The National Hair & Beauty Federation (NHBF) has urged the new Chancellor, the Rt Hon Jeremy Hunt MP, to adopt a six-point plan to protect the hair & beauty sector.
The NHBF argues that that hair & beauty is experiencing a ‘cost of doing business’ crisis, with energy and business costs escalating, inflation at 10% and consumer confidence falling. This is paired with a sector skills crisis undermining the ability of businesses to recruit both entry level apprentices and experienced staff. Commercial rents are also rising and businesses could pay more through business rates after revaluation in spring 2023.
The six-point plan asks for:
- Continued support on energy bills.
The Energy Bill Relief scheme is a vital lifeline for many sector businesses. The array of services offered by the sector are underpinned by energy usage; for 64% of businesses, energy represents their first or second largest outgoing. These costs have increased by over 40% for half of businesses, with some experiencing increases of 300-400% or more. There is a ticking time bomb for a third of businesses who will see their energy contract renewals coming up over the next 3-6 months and risk paying significantly higher prices.
Business need further support on energy bills beyond March 2023 and energy companies should be encouraged to offer a range of flexible payment plans so that businesses are supported to pay off bills over a longer period of time.
- Continued support on business rates.
The NHBF has called for the 50% business rates discount continued into the 2023-24 financial year. If government finances allow, then 100% business rates relief as envisaged with Investment Zones would be invaluable and very welcome across the UK.
- Nurturing the next generation of talent.
- Financial incentives for small and medium businesses to employ 16–18-year-old apprentices: The future of the sector depends on an influx of 16-18 apprentices. Funding could be channelled to fund apprenticeships to enable training providers to train and employers to take on apprentices, making the apprenticeship more viable and affordable for businesses through an incentive of £3,000 per apprentice.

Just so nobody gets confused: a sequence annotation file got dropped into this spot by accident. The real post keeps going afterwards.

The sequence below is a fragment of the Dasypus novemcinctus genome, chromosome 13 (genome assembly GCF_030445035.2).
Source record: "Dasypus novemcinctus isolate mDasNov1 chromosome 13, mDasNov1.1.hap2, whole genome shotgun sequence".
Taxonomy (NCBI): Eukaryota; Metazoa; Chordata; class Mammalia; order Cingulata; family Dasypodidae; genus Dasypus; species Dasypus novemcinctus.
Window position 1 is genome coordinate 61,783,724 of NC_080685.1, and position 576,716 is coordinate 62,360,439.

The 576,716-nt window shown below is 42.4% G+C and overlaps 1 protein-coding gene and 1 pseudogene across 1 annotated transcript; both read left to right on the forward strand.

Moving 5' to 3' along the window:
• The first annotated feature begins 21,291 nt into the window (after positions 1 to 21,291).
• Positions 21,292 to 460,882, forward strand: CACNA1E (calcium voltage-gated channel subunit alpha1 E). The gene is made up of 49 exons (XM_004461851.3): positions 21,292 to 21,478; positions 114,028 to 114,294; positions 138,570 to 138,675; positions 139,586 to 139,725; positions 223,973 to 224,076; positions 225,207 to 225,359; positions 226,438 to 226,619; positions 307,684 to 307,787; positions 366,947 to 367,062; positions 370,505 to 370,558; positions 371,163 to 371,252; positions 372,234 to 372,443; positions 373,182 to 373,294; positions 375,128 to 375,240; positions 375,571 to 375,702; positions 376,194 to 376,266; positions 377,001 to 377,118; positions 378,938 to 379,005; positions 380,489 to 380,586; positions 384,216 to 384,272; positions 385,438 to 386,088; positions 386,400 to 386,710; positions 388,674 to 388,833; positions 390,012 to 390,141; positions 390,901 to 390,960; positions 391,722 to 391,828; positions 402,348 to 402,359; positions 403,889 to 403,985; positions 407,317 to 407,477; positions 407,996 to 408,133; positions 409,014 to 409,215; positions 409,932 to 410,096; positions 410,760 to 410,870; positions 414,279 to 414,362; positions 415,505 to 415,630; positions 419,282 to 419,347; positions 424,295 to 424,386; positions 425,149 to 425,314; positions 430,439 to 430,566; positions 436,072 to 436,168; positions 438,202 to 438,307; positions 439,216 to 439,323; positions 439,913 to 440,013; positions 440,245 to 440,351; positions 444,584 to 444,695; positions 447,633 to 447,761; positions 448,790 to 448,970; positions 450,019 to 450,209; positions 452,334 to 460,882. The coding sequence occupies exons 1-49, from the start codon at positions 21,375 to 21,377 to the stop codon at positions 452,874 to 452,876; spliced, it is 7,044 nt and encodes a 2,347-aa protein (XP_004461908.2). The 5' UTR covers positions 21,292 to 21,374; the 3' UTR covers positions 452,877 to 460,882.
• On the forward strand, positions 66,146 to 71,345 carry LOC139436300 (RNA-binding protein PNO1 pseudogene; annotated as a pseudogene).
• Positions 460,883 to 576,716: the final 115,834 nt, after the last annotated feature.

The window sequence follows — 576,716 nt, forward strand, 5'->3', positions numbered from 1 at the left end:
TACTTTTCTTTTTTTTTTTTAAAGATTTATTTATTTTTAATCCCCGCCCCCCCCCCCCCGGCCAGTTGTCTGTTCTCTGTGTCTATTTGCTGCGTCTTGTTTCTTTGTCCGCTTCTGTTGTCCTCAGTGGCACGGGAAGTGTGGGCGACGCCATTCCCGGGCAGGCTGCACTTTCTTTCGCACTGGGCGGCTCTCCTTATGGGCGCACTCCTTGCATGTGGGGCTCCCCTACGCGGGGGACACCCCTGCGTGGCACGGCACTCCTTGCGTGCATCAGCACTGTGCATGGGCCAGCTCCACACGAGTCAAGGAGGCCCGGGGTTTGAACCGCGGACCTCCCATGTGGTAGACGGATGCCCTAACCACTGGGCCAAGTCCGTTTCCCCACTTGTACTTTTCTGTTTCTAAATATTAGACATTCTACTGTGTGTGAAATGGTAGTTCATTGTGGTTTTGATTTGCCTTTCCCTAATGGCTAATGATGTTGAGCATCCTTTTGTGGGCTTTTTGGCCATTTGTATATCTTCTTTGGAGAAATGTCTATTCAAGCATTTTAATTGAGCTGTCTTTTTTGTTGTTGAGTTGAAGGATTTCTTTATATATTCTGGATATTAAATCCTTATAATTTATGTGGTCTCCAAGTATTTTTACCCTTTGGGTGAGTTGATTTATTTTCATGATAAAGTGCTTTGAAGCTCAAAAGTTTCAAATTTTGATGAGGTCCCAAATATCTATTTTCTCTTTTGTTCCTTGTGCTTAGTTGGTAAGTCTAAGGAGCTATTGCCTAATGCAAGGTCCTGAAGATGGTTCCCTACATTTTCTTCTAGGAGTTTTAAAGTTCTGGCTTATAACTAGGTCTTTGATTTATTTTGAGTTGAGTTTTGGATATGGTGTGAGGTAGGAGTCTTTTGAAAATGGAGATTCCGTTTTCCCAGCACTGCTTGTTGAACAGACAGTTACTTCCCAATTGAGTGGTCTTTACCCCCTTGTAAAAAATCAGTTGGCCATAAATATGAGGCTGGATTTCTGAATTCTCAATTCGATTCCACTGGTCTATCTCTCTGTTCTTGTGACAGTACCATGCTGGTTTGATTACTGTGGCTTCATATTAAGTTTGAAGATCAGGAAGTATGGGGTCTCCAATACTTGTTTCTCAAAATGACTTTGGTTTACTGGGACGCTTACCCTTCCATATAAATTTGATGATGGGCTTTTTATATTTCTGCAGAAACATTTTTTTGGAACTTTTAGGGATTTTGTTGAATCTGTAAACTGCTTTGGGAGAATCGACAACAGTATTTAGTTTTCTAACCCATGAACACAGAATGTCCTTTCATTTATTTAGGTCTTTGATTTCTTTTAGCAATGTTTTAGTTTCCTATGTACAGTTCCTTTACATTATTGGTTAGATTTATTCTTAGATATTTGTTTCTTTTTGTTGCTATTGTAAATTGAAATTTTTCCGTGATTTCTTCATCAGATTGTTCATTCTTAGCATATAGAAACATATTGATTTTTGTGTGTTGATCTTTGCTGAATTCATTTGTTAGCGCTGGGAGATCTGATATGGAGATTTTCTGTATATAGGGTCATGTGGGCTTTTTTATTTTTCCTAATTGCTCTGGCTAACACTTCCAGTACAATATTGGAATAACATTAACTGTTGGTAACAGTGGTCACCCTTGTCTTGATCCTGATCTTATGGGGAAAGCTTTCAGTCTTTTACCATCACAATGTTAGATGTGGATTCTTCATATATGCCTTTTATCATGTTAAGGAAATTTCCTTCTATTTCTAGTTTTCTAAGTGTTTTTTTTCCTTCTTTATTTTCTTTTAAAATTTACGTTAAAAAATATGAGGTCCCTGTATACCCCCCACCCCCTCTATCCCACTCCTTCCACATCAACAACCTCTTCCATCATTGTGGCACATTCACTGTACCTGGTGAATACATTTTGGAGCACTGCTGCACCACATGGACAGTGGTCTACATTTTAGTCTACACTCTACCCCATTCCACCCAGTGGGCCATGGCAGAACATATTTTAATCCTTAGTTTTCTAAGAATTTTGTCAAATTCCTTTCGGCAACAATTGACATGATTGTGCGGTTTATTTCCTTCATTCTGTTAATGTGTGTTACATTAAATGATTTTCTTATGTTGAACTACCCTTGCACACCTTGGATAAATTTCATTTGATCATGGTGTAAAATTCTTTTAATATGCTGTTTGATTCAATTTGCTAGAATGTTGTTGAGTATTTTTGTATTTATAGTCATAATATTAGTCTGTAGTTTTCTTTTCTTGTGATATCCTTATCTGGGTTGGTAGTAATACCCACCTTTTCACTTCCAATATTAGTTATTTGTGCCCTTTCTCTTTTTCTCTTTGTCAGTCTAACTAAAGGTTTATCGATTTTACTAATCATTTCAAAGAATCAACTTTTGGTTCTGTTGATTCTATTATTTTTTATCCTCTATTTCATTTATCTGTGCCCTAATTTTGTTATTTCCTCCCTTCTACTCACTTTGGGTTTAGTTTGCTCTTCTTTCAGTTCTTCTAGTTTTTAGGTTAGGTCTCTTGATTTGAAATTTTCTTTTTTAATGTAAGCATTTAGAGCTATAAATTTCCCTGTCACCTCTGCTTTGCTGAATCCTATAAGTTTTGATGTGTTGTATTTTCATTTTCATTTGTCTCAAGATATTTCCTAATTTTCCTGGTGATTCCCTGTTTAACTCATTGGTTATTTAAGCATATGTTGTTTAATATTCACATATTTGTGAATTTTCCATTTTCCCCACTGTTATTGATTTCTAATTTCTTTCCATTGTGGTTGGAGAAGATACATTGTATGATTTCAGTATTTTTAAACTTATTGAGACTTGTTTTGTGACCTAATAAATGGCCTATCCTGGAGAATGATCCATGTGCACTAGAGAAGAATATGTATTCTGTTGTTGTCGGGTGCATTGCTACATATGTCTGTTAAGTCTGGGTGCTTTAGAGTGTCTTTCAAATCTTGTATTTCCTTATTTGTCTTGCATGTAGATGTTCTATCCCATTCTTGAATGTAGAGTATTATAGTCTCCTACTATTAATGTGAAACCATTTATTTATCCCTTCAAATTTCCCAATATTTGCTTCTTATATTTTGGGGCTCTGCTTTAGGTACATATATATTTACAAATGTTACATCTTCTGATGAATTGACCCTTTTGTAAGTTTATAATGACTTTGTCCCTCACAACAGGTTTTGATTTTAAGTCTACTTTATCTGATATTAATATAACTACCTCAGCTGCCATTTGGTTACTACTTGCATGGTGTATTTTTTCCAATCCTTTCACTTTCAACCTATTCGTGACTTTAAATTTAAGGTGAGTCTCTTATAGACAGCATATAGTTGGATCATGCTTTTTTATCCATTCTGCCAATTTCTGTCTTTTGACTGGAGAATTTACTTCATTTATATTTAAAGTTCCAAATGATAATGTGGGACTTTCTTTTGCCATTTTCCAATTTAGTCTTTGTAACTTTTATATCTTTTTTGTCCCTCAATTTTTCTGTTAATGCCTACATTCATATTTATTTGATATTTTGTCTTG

- Financial incentives for SMEs who hire apprentices aged 19 or over: There has been a flood of older learners wanting to train in the sector, however the National Minimum Wage (NMW) or apprentices’ wage restriction have prevented this. Learners are unable to contribute to the business’s income until they are qualified and insured, so the increase in their costs after the first-year acts as a deterrent to employers. First year incentives would help support taking on apprentices aged 19+ by bridging the gap between the apprentice wage and the minimum wage.
These incentives could be funded by restructuring the Apprenticeship Levy so that more small businesses could benefit from a redistribution of the fund
In the Careers at the Cutting Edge report, the NHBF estimated the cost of these initiatives, which would be a fraction of the £2 billion currently unspent.
- Restraint on rises to National Minimum Wage and National Living Wage.
The Government will soon be announcing its response to this year’s recommendations from the Low Pay Commission on the National Minimum Wage (NMW) and National Living Wage (NLW) rates. Given the severely challenging economic environment and looming recession, the NHBF asked for restraint and for any rises to take account of business survival and the ability of businesses to employ.
- A fairer tax system.
The NHBF has called for a fairer approach to the tax system to create a more level playing field between businesses with employees and businesses using self-employed individuals. This includes raising the VAT threshold so that more small and micro businesses benefit from relief, reducing the VAT rate to 5% or introducing tiered rates for the smallest businesses to remove the disincentive to grow and remain below the threshold.
- Crackdown on tax evading businesses.
The NHBF also called on the Government to target resources for a crackdown on informal businesses operating on a cash basis in the margins, failing to declare earnings, not paying tax or VAT, which means they charge lower prices, undercutting and threatening the survival of responsible businesses and undermining minimum wage legislation.
Richard Lambert, NHBF chief executive says, “Hair & beauty businesses are desperate for some economic stability so they can plan for and be confident in their future. The revolving door at the Department for Business has seen four different Personal Care ministers pass through it in the past four months. We still don’t know who in government will be looking after our sector-specific needs – just as the latest GDP figures show that hairdressing in particular is one of the industries hardest hit by the current financial situation. The targeted investment we propose will, in the medium to long term, tgenerate more revenue in taxes, as well as increasing business growth and employment opportunities.”